Snowy Egret — fledged young yawning

Do Not Hesitate Part II

I was working a baby Tricolored Heron. Though it has some white on it, the WHITEs are not nearly as bright as the WHITEs on any Snowy Egret. My young snowy was sitting on a fence post. I saw it yawn, and knowing that the resulting image would be over-exposed I pointed, frame, acquired focus, and fired off two frames. Blinkies city. But as the blinkies were not too extensive I thought that I might have a chance to save the WHITEs during the RAW conversion in DPP 4 and then again in Photoshop. As we saw in the Wedding Dress — Like it or hate it? Do Not Hesitate! And Auto Tone Magic blog post here yesterday, if I had stopped to change the exposure or even if I had tried to move the AF point, I would have missed the yawn and come up empty. Keep reading to learn how I saved the WHITEs.

DPP 4 Screen Capture

The DPP 4 Screen Capture

Notice that the RGB values for the RAW file are 254, 254, 254. And that is with the Brightness slider pulled back to -.50, one-half stop. I moved the Highlight slider to -2 and converted the image. There were still some 254, 254, 254 WHITE RGB values in the converted TIFF so I made a Color Range selection of the brightest WHITEs, put them on its own layer, and applied a 20% Linear Burn. To my taste, the whites in the optimized image at the top of this blog post look just fine.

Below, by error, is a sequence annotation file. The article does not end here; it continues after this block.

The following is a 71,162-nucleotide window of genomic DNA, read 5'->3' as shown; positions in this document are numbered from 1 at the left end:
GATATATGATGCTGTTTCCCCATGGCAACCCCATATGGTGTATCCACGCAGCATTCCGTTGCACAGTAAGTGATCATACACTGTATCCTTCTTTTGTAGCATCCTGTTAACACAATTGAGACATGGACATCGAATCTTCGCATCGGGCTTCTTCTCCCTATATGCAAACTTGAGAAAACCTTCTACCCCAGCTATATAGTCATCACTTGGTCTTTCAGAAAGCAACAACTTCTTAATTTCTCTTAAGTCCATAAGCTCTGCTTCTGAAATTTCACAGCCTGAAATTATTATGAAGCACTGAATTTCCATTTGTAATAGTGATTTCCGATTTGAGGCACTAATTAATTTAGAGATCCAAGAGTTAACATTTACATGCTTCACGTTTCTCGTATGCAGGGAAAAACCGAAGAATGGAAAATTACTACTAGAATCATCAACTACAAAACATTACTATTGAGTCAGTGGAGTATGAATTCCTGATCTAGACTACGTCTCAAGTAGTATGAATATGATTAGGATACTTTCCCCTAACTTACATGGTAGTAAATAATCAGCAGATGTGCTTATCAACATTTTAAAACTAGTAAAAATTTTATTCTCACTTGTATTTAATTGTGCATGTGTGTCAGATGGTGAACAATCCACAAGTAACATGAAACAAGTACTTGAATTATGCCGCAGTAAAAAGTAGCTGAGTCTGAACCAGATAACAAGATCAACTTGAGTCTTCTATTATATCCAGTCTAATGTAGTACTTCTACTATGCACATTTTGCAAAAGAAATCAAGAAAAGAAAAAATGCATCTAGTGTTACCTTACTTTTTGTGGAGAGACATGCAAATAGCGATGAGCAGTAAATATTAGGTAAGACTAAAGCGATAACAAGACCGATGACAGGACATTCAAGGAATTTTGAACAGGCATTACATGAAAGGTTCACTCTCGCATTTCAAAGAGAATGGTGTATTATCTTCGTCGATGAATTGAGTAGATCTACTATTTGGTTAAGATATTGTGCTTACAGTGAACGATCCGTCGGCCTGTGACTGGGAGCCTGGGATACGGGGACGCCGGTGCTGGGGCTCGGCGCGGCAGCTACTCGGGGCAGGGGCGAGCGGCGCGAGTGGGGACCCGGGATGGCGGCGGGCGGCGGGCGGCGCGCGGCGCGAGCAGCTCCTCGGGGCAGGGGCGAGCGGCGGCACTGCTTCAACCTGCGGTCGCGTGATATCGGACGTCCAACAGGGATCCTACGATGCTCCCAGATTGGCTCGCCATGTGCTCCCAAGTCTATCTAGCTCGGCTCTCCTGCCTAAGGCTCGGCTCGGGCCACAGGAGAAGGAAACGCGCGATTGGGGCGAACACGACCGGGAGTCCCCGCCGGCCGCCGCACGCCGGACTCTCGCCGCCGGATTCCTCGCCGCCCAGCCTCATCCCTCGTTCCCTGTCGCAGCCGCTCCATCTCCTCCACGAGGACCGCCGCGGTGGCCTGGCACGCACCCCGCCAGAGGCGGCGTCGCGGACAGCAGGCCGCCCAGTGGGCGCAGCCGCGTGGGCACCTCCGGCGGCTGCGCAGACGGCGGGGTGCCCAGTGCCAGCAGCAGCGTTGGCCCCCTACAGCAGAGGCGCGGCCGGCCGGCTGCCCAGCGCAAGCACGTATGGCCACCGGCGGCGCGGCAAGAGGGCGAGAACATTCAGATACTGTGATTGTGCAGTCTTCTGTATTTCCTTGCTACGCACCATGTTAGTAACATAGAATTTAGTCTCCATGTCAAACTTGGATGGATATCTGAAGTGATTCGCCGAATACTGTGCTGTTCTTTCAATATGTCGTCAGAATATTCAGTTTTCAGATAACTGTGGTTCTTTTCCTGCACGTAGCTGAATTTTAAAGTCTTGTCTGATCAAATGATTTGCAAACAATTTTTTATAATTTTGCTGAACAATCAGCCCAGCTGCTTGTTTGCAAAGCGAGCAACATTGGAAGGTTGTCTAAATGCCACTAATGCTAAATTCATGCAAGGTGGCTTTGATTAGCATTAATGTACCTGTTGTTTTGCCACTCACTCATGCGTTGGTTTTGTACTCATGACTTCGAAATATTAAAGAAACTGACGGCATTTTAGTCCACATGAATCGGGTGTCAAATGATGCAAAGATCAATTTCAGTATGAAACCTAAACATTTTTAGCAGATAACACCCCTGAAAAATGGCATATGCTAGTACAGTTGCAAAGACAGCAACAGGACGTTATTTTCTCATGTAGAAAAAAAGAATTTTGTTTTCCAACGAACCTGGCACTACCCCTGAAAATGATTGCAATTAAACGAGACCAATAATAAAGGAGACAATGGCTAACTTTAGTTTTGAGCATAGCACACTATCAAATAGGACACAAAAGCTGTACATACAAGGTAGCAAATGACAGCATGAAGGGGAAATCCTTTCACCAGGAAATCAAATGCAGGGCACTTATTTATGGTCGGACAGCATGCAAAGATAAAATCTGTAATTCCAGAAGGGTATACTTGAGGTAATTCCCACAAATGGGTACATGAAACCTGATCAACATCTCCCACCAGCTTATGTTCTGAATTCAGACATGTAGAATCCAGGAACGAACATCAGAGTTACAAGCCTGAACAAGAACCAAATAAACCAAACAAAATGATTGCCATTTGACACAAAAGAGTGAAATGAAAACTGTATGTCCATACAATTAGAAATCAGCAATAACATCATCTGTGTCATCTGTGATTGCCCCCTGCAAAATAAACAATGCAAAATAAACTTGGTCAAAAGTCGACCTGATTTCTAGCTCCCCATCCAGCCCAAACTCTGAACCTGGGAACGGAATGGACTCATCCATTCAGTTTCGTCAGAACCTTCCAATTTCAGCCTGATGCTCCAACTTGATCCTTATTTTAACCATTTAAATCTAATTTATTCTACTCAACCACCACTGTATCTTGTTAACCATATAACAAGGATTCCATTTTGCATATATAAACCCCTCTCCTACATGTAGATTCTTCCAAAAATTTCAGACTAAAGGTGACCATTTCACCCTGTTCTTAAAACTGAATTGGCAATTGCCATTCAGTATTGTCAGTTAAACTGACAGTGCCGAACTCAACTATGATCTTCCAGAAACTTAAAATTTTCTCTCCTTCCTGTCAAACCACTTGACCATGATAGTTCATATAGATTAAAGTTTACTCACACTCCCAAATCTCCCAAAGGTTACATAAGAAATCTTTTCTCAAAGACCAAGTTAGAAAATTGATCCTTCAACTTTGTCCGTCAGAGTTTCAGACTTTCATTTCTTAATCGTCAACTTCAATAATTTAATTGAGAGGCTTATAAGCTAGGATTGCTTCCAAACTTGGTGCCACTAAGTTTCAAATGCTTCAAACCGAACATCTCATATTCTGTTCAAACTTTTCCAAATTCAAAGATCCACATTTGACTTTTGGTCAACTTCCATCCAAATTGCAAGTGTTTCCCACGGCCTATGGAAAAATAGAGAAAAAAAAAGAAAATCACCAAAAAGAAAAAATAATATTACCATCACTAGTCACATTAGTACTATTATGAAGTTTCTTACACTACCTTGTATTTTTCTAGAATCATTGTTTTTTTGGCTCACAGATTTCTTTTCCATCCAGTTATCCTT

Most everything above is detailed in my Digital Basics File, an instructional PDF that is sent via e-mail. It includes my complete (former PC) digital workflow, dozens of great Photoshop tips, details on using all of my image clean-up tools, the use of Contrast Masks, several different ways of expanding and filling in canvas, all of my time-saving Keyboard Shortcuts, the basics of Quick Masking, Layer Masking, and NIK Color Efex Pro, Digital Eye Doctor techniques, using Gaussian Blurs and Dodge and Burn, a variety of making selections, how to create time-saving actions, and tons more.